Roman Britons beat a path to this city, the only natural spring in the British Isles. Bath became fashionable and stayed that way. In the shadow of Rome, Bath’s prominence endured through medieval times, and late Anglo-Saxon kings were crowned there in a ceremony that was the model for today’s British coronation service.

Bath was eagerly embraced by the Georgians, who visited the place constantly. The emphasis was on wealth and the upper crust of the city’s society. London visitors provided models for the intrigues of Jane Austen novels. This aspect of the city’s culture can be sampled today by taking tea at the Grand Pump Room, in the shadow of the ornate late gothic Bath Abbey.

The Roman baths make an extraordinary tour. But beyond their value as a historical centre, the city is one of the UK’s architectural gems. Georgian architects, chiefly the father and son John Wood, erected some of the UK’s most extraordinary residential buildings, fashioned from the region’s richly coloured stone.

The Woods’ work culminated in The Circus and the Royal Crescent. Crescent terraces on the city’s hilly contours, opening sweeping views, became a design feature. This period of building maintained Bath's links with the Classical period through its style. Today the city is packed with listed buildings and is recognised by UNESCO, both as a city centre and one of the Great Spa Towns of Europe.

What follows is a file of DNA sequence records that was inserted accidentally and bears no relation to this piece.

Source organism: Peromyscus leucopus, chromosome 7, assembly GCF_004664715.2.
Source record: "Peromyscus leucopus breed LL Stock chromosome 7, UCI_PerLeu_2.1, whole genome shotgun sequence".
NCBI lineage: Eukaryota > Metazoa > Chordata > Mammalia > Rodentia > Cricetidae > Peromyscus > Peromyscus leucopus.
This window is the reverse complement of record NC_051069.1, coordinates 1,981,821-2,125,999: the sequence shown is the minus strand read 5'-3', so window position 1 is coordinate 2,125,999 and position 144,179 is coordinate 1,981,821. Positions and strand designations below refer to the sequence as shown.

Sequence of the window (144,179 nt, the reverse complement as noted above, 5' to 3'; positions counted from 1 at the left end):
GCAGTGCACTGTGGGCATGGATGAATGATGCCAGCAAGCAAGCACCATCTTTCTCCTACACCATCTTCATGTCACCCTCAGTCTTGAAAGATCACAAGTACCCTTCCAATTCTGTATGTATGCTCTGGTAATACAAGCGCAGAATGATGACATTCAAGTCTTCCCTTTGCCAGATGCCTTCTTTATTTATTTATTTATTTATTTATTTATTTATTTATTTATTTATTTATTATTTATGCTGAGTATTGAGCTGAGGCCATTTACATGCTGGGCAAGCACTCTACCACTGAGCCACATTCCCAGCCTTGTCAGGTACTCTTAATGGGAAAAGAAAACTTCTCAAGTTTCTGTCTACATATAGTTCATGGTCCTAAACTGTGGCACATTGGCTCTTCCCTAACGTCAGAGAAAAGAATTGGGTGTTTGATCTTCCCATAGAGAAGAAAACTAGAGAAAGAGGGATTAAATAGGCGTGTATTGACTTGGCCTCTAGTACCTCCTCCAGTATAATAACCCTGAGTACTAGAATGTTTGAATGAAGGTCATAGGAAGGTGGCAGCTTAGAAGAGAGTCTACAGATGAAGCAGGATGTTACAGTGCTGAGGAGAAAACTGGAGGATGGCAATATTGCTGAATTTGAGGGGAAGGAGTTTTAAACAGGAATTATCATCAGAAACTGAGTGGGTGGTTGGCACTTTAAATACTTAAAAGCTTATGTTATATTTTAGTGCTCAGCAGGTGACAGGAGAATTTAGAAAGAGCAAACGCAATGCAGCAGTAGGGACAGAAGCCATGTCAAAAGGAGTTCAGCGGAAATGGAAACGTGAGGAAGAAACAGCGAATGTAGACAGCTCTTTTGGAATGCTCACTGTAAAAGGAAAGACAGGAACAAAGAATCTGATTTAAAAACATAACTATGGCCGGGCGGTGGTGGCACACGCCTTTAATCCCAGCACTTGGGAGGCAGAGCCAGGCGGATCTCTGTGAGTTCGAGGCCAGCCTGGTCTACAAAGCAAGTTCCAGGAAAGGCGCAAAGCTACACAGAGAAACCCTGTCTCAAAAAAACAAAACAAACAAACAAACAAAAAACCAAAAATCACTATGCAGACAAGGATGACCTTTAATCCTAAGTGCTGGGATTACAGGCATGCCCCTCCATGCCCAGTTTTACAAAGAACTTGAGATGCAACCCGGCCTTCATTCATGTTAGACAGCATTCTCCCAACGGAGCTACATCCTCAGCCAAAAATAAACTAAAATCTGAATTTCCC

There could not be much better natural settings for Bath, which is on the river Avon and the perfect start or end point for exploring the Cotswolds, considered one of the most beautiful parts of Britain.

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Würzburg – heritage etched in stone

Visitors to this city are surprised it is not better known. Having seen it, they don't forget it. Its palace, a mighty castle perched above the city, its ancient stone bridge across the river Main, and its churches of all periods leave a lasting impression.

The staggering brilliance of the Baroque bishops’ residence and its surrounding gardens have earned UNESCO world heritage listing. The decoration of its magnificent chambers and ballroom staggers the senses, which was the aim of all its ornate splendour. Its massive staircase is decorated in a style representing the bishops as famous and revered in all the known continents.